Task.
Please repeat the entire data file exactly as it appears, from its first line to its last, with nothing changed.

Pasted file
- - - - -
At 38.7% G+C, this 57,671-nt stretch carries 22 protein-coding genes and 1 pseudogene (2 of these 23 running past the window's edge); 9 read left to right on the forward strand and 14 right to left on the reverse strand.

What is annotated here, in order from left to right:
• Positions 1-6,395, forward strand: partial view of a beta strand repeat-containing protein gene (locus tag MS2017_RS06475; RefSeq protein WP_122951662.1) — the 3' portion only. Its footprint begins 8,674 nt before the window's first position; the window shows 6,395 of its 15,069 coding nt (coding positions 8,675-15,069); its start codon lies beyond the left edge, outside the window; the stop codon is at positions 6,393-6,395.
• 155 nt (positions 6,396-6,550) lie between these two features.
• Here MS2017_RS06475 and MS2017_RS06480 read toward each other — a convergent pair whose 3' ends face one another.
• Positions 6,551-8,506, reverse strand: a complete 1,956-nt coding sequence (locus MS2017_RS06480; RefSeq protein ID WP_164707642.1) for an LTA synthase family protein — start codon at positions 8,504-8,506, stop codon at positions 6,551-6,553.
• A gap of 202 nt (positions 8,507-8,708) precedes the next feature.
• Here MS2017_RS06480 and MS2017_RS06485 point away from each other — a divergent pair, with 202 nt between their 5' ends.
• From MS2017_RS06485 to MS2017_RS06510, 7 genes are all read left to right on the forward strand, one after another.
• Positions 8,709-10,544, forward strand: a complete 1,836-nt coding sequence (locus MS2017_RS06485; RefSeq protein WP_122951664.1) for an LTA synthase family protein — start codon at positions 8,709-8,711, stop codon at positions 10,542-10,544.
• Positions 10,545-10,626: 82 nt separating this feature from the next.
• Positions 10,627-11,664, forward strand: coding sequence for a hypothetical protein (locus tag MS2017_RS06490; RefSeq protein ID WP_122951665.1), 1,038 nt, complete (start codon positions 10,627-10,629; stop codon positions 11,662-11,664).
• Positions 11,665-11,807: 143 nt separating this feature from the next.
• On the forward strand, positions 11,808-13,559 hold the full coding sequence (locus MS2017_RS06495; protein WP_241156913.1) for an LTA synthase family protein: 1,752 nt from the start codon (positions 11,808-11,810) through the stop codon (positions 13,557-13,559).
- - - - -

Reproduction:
At 38.7% G+C, this 57,671-nt stretch carries 22 protein-coding genes and 1 pseudogene (2 of these 23 running past the window's edge); 9 read left to right on the forward strand and 14 right to left on the reverse strand.

What is annotated here, in order from left to right:
• Positions 1-6,395, forward strand: partial view of a beta strand repeat-containing protein gene (locus tag MS2017_RS06475; RefSeq protein WP_122951662.1) — the 3' portion only. Its footprint begins 8,674 nt before the window's first position; the window shows 6,395 of its 15,069 coding nt (coding positions 8,675-15,069); its start codon lies beyond the left edge, outside the window; the stop codon is at positions 6,393-6,395.
• 155 nt (positions 6,396-6,550) lie between these two features.
• Here MS2017_RS06475 and MS2017_RS06480 read toward each other — a convergent pair whose 3' ends face one another.
• Positions 6,551-8,506, reverse strand: a complete 1,956-nt coding sequence (locus MS2017_RS06480; RefSeq protein ID WP_164707642.1) for an LTA synthase family protein — start codon at positions 8,504-8,506, stop codon at positions 6,551-6,553.
• A gap of 202 nt (positions 8,507-8,708) precedes the next feature.
• Here MS2017_RS06480 and MS2017_RS06485 point away from each other — a divergent pair, with 202 nt between their 5' ends.
• From MS2017_RS06485 to MS2017_RS06510, 7 genes are all read left to right on the forward strand, one after another.
• Positions 8,709-10,544, forward strand: a complete 1,836-nt coding sequence (locus MS2017_RS06485; RefSeq protein WP_122951664.1) for an LTA synthase family protein — start codon at positions 8,709-8,711, stop codon at positions 10,542-10,544.
• Positions 10,545-10,626: 82 nt separating this feature from the next.
• Positions 10,627-11,664, forward strand: coding sequence for a hypothetical protein (locus tag MS2017_RS06490; RefSeq protein ID WP_122951665.1), 1,038 nt, complete (start codon positions 10,627-10,629; stop codon positions 11,662-11,664).
• Positions 11,665-11,807: 143 nt separating this feature from the next.
• On the forward strand, positions 11,808-13,559 hold the full coding sequence (locus MS2017_RS06495; protein WP_241156913.1) for an LTA synthase family protein: 1,752 nt from the start codon (positions 11,808-11,810) through the stop codon (positions 13,557-13,559).